Nike Releases Two New Inclusive Athletic Lines

March 21, 2017

Junior+Nala+Jacobs+said%2C+%22It%27s+hard+to+find+athletic+clothing+for+curvy+people+that+fits+nicely+and+looks+cute%2C+but+I+heard+that+Nike+incorporated+style+and+comfort+into+this+line+so+I+am+excited+to+try+it+out.%22

Junior Nala Jacobs said, “It’s hard to find athletic clothing for curvy people that fits nicely and looks cute, but I heard that Nike incorporated style and comfort into this line so I am excited to try it out.”

Last week, Nike launched two inclusive lines for women. The first line is a series of plus-sized clothing with sizes that range from XL to 3XL including leggings, t-shirts, running shorts, and jackets. Nike joins a long line of athletic companies that have started releasing varying sizes for women and men of all shapes and sizes. Torrid, Dick’s Sporting Goods, and Athletica have already included plus-sized lines into their athletic inventory.

Senior Kendall Perez says, “I’m excited to try out the line and see how well the clothing fits. I love Nike athletic wear and I surprised it took them this long to release a plus sized line. I hope major brands will take after Nike and become more inclusive of different body shapes and sizes.”

Junior Nala Jacobs says, “I’m definitely going to buy the some of the clothes from Nike because I prefer to go for higher quality clothing. I think it’s about time for them to create a plus-sized option, and I think it would have benefited them financially and improved their sales if they had released this line earlier.”

“When we design for plus size, we aren’t just proportionately making our products larger,” said Helen Boucher vice president of women’s training apparel. “That doesn’t work because as we know, everyone’s weight distribution is different.”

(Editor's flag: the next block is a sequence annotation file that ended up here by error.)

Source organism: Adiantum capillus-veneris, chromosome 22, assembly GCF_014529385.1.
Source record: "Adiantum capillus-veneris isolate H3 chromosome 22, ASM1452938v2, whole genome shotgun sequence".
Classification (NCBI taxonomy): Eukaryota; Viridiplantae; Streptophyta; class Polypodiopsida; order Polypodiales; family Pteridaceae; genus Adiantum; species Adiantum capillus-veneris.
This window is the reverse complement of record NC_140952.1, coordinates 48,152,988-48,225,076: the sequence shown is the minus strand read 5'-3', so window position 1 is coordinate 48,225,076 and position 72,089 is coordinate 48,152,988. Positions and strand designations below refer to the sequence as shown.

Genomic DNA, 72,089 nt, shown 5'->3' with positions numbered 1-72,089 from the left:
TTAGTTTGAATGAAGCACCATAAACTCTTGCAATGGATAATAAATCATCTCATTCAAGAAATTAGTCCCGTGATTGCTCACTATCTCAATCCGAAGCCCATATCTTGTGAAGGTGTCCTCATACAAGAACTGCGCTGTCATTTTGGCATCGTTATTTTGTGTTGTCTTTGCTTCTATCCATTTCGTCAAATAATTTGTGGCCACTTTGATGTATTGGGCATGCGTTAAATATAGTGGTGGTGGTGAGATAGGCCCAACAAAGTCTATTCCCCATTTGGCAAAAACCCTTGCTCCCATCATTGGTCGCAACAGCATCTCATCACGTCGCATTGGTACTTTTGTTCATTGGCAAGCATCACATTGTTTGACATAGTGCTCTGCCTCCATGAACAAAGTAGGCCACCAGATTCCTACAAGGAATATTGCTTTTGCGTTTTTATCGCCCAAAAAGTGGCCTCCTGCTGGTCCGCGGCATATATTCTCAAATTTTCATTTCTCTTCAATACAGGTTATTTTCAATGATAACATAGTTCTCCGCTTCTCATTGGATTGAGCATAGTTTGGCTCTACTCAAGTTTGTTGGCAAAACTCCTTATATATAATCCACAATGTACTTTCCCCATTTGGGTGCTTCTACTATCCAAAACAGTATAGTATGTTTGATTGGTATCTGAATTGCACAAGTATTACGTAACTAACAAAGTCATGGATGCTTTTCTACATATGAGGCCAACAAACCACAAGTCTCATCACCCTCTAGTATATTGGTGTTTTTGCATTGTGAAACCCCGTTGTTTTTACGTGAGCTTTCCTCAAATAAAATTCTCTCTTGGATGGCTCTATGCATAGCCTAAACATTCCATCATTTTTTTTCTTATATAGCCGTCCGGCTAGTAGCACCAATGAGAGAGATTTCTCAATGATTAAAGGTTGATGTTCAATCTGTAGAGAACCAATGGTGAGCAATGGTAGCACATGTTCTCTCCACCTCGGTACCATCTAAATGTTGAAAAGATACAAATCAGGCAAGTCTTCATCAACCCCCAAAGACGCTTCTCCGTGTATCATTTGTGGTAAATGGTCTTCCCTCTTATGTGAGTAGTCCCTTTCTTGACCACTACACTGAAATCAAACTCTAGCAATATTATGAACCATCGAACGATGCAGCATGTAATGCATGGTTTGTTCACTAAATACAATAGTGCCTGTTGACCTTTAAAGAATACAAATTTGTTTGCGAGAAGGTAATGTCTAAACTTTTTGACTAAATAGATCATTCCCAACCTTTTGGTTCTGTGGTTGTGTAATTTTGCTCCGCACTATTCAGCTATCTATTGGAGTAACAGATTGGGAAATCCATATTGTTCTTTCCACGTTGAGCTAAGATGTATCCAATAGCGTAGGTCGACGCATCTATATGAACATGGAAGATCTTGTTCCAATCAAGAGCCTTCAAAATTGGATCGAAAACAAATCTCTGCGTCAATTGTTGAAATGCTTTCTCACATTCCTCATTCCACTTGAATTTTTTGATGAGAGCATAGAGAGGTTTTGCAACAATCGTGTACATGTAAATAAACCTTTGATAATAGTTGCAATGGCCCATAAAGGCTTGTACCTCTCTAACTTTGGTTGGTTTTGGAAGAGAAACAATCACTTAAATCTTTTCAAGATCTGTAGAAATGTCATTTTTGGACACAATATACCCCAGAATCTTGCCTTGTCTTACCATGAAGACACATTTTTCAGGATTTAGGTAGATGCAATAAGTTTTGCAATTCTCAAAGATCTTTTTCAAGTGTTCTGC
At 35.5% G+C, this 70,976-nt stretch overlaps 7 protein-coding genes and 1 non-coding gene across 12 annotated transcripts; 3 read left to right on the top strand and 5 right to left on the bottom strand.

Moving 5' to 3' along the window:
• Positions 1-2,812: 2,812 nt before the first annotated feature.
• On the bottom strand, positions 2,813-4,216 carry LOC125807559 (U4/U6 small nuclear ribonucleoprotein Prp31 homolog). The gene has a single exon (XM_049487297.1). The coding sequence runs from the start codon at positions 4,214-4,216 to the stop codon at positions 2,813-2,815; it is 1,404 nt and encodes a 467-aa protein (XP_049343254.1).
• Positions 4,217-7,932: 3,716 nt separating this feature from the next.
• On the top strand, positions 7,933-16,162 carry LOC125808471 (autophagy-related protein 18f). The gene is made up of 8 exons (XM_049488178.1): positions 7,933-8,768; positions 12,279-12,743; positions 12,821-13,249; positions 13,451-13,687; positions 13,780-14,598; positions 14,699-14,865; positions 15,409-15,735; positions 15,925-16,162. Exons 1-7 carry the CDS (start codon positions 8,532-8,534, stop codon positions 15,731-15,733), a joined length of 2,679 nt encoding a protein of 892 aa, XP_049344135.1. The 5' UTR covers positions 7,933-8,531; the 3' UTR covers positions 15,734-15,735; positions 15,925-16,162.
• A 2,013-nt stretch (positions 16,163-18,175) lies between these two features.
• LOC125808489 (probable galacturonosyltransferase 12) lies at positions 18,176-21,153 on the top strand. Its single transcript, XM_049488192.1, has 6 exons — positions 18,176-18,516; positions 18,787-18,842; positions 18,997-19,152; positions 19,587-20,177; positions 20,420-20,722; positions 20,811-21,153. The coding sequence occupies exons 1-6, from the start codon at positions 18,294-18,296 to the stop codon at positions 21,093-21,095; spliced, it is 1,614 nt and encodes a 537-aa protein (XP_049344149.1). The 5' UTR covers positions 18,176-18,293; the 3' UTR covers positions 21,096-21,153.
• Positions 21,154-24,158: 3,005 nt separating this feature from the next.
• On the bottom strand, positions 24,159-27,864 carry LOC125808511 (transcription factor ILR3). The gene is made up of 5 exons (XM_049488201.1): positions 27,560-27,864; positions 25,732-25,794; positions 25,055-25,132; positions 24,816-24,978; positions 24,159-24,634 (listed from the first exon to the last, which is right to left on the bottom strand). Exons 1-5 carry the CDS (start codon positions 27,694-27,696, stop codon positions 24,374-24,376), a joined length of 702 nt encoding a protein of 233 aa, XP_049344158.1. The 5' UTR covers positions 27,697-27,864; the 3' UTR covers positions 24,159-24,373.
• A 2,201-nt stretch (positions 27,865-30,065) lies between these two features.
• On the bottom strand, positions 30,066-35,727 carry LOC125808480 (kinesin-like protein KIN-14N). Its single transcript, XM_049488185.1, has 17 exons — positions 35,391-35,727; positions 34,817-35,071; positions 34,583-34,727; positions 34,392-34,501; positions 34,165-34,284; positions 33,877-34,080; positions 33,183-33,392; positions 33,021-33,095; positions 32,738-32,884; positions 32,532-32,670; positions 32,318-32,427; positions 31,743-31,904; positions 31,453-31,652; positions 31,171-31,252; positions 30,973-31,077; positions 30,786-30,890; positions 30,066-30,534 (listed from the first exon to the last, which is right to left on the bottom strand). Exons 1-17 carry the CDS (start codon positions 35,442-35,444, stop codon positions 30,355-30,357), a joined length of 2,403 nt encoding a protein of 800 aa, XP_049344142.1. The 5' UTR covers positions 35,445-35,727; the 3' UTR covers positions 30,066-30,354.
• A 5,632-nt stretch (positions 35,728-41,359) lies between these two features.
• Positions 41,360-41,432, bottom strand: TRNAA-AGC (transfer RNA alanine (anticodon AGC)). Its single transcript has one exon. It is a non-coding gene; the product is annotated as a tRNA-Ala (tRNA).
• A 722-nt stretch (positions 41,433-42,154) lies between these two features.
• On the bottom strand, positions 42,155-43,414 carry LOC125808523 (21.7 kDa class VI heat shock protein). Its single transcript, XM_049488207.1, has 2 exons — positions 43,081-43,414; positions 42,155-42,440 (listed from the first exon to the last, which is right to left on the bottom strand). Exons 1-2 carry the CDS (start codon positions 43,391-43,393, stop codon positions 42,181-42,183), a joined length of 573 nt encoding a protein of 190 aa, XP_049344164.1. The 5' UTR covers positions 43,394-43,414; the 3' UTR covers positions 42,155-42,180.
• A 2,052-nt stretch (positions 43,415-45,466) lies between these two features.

Also, Nike broke headlines for creating a hijab specifically meant for working out and physical activity. A hijab is a headscarf or veil worn by Muslim women as a cultural practice outlined in the Qu’ran representing commitment to modesty. Back in 2016 at the Rio Summer Olympic Trials, Kariman Abuljadayel became the first Saudi Arabian sprinter to compete in the 100 meter dash who wore a hijab while running. Although she did not qualify, she opened up a door for Muslim women by showing that they were not disabled by their religious choice to wear a hijab. Nike’s athletic hijab has given new opportunities to Muslim athletes in the Olympics and beyond.

 

 

 

 

 

 

 

 

 

 

 

Nike released a statement saying, “Nike recognizes that women are stronger, bolder and more outspoken than ever. In today’s world, sport is no longer something that she does, it’s who she is. The days where we have to add ‘female’ before ‘athlete’ are over. She is an athlete, period. And having helped fuel this cultural shift, we celebrate these athletes’ diversity, from ethnicity to body shape.”

https://twitter.com/Nike/status/839490944802127872

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